Fate of man convicted of manslaughter in Penn Valley shooting death in limbo
Daniel Devencenzi, convicted in the 2014 shooting death of a marijuana grow caretaker, has about six months to live.
His wife, Rhonda Devencenzi, said a doctor gave her the prognosis weeks ago. The 34-year-old Daniel Devencenzi isn’t undergoing chemotherapy and can’t move without having pain. He’s confined to a bed in a state facility.
“We go see him every weekend,” Rhonda Devencenzi said. “He’s just about at the point where hospice would kick in.”
Rhonda Devencenzi and a doctor have requested compassionate release for her husband. It’s one possible method her husband could be freed before his death.
Another method comes from a change in the state’s felony murder law. That change means only someone’s killer, or a person who played a significant role in another’s death, can be convicted of murder, or manslaughter in Devencenzi’s case.
Prosecutors have said another man, not Devencenzi, shot and killed Isaac Zafft. Devencenzi is serving 11 years on the manslaughter charge.
Kenneth Tribby, Devencenzi’s defense attorney, filed a motion last month in Nevada County Superior Court asking for a re-sentencing under the new law. Tribby in his motion says prosecutors agree.
“My position is I think that the law as written applies to both these defendants,” Assistant District Attorney Chris Walsh said. “Judge (Tom) Anderson has a particular view of this law.”
Devencenzi and Nathan Philbrook, 34, pleaded guilty in April 2018 to manslaughter in connection with the 2014 shooting death.
Philbrook’s attorney, David Alkire, filed a motion in January asking his client be re-sentenced under the change in the felony murder law. Anderson denied the request, saying a jury could have convicted Philbrook of first- or second-degree murder.
Anderson’s decision was appealed to the Third District Court of Appeal. Philbrook continues to serve a 23-year sentence on manslaughter and attempted second-degree robbery charges as the appeal progresses.
The third man linked by authorities to Zafft’s death — 29-year-old Finley Fultz — has pleaded not guilty to a murder charge.
Fultz late last year went to trial, which ended in a mistrial after Anderson found problems with the prosecution. Anderson in December dismissed Fultz’s case, citing prosecutor error.
Anderson’s decision in Fultz’s case also rests with the Third District Court of Appeal.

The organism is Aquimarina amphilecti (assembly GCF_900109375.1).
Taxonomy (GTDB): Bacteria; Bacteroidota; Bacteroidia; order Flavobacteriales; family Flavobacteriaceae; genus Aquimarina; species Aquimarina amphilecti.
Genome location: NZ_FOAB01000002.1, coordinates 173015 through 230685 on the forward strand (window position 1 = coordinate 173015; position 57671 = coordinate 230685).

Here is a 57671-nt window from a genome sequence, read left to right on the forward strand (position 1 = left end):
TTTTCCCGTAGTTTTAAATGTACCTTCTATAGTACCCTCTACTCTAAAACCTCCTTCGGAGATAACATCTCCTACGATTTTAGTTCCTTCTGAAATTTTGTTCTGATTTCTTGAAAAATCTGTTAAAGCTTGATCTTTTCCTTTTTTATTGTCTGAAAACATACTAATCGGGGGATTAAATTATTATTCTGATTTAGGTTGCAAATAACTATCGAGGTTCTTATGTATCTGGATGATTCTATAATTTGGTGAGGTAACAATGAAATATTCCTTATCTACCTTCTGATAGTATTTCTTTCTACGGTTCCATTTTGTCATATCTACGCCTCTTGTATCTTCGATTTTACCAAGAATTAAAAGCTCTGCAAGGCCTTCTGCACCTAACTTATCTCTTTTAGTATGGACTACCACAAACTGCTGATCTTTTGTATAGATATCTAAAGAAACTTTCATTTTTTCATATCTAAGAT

Anderson has made no decision on Devencenzi’s request for re-sentencing. Prosecutors have until early May to respond to Tribby’s motion.
Different decisions by various judges on the new felony murder law have led local attorneys to surmise the issue likely will be decided by the state Supreme Court.
“It’s apparent that the California Supreme Court is going to have a number of issues to sort out before we know what Senate Bill 1437 means,” Alkire said, referring to the felony murder law.
An Orange County judge earlier this year ruled that the change to the felony murder law violates the state constitution — a move that helps set the stage for a Supreme Court review.
Alkire said a challenge to the law won’t hasten a resolution in the courts. However, Walsh said he thinks the Supreme Court will weigh in between six and 12 months from now.
“And the reason being — it’s an issue affecting people across the state,” Walsh said.
The prosecutor said he’s heard anecdotally that some 1,400 people across the state could be affected by the change to the felony murder rule.
Devencenzi’s time is limited. That’s one reason why his wife is pursuing compassionate release for her husband.
Compassionate release is possible for inmates who meet certain requirements under the law. Rhonda Devencenzi said both she and a doctor have written letters asking for her husband’s release. That was over two months ago.
“We’re just waiting on the process,” she said.
That process isn’t guaranteed. If approved at the state level, the choice would rest with local Judge Tom Anderson — the same judge who dismissed Fultz’s murder case and denied Philbrook’s request to be re-sentenced under the new felony murder law change.
Compassionate release may be a non-starter. Luis Patino, spokesman with the state Department of Corrections and Rehabilitation, said the Classification Services Unit — which handles compassionate release — has no record of a request for Daniel Devencenzi.
Rhonda Devencenzi expressed frustration with Tribby, her husband’s attorney. She said he’s been difficult to contact.
Tribby said he doesn’t think Daniel Devencenzi’s condition will hasten the legal process.
“If any of them can get him home, that’s what I want,” Rhonda Devencenzi said. “There’s no hope for him getting better.”
Contact Alan Riquelmy at 530-477-4239 or at firstname.lastname@example.org.
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